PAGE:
The next example is a webcomic by Mysh called Imaginary Encounters which uses the haiku has a base structure for a series of autobiographical one-page stories. In this case, the text is a fairly orthodox haiku (even if the subject matter, a dreamy gay travelogue, is far from traditional!) but the comics seems to mainly echo the three line structure in the form of three equally-sized tiers. One thing I particularly like about this example is the ironic counterpoint between the phrase "mountain top", a fairly classic nature reference, and the image of two lovers looking out their "mountain," the top-floor of window of a building. In another odd touch, we see that the place where they are is utterly flooded:
[NOTE: if you like what you see here, Mysh is currently trying to raise funds on indiegogo for a book collection of these strips. Please consider contributing here.]
We discussed other ways the syllable structure might be adapted, generally agreeing that Porcellino's relative size approach worked well. As a counter-example: we all agreed that though a three-page comic of 5 panels, 7 panels, 5 panels would be feasible it would be too long and against the spirit of a haiku. We left it up to each student to decide which aspects of haiku to adapt and which to disregard.
|some ways to adapt haiku into comics|
Here are a few examples from the class:
|© Elisabeth Holleville|
[translation: On the mountain/amid the high grass/of your fur]
|© Timothée LeBoucher|
|© Lise Lamarche|
[translation: Along with the birds/the great crane floats/above the water.]
I also made a few attempts myself. In the first one I tried to write a traditional haiku, referencing the present, a season, a moment in time, and so on (it was easy to think about nature and the seasons because it's been a long, gray spring here and in most of France). That said, I couldn't help put a modern, pop culture twist to it, since I was drawing all this in spitting distance of the Musée de la Bande Dessinée, which has a statue of Hugo Pratt's Corto Maltese keeping watch along the footbridge across the Charente river:
You can see that I used the 5-7-5 relative panel height principle here, cutting the space from top to bottom as the eye descends.
For the second comic, I flipped it sideways, thinking that was a more natural movement for the gaze of the haiku poet, surveying the landscape around her. An unusual aspect of this art school is that it is located on a small island right on the Charente, so when you step out, as I did, to the coffee machine, you find yourself surrounded by rushing water on all sides. It is, in fact, about as haiku-inspring a moment as you are likely to find in the middle of a city. It occurred to me that it might be interesting to translate the syllable count in to drawn lines, so in this second version I drew five lines in the first panel, seven in the second, and five again in the last. I stood in the middle of the river and looked first to my left, then straight ahead, then right:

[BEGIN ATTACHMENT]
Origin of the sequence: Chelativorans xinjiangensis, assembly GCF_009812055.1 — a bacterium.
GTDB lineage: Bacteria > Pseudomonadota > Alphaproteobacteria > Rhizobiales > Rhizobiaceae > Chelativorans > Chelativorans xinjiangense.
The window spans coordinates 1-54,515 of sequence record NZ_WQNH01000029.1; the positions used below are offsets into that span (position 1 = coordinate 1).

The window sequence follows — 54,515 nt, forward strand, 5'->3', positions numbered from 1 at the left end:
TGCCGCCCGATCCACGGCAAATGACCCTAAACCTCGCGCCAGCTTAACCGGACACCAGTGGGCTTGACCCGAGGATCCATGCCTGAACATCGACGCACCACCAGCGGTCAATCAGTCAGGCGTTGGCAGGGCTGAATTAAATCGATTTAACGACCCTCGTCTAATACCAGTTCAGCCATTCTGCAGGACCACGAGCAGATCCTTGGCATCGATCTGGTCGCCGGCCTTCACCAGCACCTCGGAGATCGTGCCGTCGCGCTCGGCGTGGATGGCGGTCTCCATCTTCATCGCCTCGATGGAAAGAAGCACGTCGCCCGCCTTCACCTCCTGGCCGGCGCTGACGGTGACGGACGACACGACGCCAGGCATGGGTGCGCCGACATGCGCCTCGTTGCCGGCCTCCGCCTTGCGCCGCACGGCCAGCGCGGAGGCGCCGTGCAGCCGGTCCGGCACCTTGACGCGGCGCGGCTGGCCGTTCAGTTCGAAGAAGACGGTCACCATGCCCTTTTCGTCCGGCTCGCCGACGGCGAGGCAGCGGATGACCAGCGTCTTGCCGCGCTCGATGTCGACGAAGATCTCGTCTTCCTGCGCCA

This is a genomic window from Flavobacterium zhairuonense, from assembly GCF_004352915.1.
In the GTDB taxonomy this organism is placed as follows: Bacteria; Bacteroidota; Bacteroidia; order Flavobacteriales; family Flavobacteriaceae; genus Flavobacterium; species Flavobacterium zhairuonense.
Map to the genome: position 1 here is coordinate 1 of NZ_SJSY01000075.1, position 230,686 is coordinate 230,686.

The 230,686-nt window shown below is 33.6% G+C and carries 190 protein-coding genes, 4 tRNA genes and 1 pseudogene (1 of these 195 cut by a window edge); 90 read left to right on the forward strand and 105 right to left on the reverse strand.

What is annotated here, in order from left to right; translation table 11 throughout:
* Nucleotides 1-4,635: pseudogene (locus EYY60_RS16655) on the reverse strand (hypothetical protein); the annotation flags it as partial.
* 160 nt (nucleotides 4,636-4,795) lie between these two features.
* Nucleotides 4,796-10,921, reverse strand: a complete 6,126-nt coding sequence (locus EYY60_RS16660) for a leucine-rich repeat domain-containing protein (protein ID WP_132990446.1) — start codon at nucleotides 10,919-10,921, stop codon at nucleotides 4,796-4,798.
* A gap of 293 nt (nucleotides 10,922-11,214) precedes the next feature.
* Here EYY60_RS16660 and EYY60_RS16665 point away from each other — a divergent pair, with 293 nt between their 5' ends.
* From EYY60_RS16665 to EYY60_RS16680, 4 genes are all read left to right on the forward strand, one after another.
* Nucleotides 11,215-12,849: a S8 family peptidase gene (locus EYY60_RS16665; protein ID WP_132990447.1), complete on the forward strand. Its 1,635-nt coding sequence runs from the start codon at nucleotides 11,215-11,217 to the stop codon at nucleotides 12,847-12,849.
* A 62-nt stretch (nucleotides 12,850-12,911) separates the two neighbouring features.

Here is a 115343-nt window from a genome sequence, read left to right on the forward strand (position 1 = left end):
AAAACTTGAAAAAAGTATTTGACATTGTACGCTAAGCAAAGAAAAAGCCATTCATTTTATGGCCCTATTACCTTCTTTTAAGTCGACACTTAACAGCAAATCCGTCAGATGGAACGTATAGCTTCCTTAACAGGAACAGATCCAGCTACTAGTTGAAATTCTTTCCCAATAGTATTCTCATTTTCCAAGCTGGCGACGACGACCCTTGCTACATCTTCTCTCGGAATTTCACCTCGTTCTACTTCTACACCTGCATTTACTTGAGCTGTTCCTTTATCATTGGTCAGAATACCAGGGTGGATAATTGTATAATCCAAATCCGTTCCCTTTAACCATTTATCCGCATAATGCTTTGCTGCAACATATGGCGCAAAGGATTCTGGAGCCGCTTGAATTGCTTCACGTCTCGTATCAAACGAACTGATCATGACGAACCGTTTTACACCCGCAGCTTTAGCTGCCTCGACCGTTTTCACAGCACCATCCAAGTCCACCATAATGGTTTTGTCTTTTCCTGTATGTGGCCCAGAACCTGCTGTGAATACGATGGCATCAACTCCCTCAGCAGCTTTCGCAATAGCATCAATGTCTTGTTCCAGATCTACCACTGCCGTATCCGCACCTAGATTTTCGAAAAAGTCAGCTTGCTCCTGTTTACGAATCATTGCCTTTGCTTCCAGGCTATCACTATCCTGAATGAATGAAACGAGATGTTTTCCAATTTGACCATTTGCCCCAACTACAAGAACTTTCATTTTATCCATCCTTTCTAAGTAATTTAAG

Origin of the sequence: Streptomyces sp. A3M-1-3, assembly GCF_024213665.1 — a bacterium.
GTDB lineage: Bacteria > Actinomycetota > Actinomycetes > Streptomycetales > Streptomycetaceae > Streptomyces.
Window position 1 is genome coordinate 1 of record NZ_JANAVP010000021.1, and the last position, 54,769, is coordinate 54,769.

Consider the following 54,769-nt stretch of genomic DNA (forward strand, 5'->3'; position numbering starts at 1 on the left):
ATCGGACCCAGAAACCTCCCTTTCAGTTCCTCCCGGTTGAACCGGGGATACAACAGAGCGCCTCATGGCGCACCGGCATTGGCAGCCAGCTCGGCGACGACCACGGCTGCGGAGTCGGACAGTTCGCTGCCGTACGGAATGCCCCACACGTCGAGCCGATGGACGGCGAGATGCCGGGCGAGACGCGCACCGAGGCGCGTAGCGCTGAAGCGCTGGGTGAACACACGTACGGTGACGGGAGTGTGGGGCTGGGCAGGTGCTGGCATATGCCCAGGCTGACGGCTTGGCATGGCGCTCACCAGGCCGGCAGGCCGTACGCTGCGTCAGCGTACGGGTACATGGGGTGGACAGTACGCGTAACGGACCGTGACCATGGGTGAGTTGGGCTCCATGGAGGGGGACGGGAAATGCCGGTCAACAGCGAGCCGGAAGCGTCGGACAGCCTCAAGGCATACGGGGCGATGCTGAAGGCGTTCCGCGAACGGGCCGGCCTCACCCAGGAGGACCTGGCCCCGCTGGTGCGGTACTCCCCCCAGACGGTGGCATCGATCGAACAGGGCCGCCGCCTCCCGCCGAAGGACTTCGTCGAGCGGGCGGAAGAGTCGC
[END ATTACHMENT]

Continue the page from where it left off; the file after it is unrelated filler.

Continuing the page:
You may have noticed that I also used the words left, center, and right, in the three lines of text. The crane referred to and minimally evoked in the drawing is a construction crane over a new student center being built across the river. Of course, the association with the bird is intentional. What's interesting is that my student Lise did the same play with "grue" (above), which as in English refers to both the bird and the construction equipment.
I drew both of these comics quickly, without pencilling or much planning, with a fountain pen on letter size (A4) paper. I had in mind an interesting detail I came across which is that a haiku is intended to be read in one breath: how can we translate that idea to drawing or looking at drawings?
After I scanned the pages, though, I had the idea that the second one might work better with a less rigid panel height, something more organic and evocative, again, of the haiku's syllable structure:
June 24 Update
I showed my haikus to Jacques Jouet of Oulipo and he surprised me by asking why the third panel of the Corto Maltese haiku had "2 x 5" drops of rain. I was confused until I went back and looked at the page again: as it happens, if you count the raindrops in that comic you'll see that the first panel has five raindrops, the second one seven raindrops and the last panel ten (or: "2 x 5") raindrops. Total coincidence, but in Jacques' honor I've Photoshopped a Jouetian variant featuring properly syllabic raindrops:
[A slightly different version of this post appeared on the Drawing Words & Writing Pictures/Mastering Comics blog]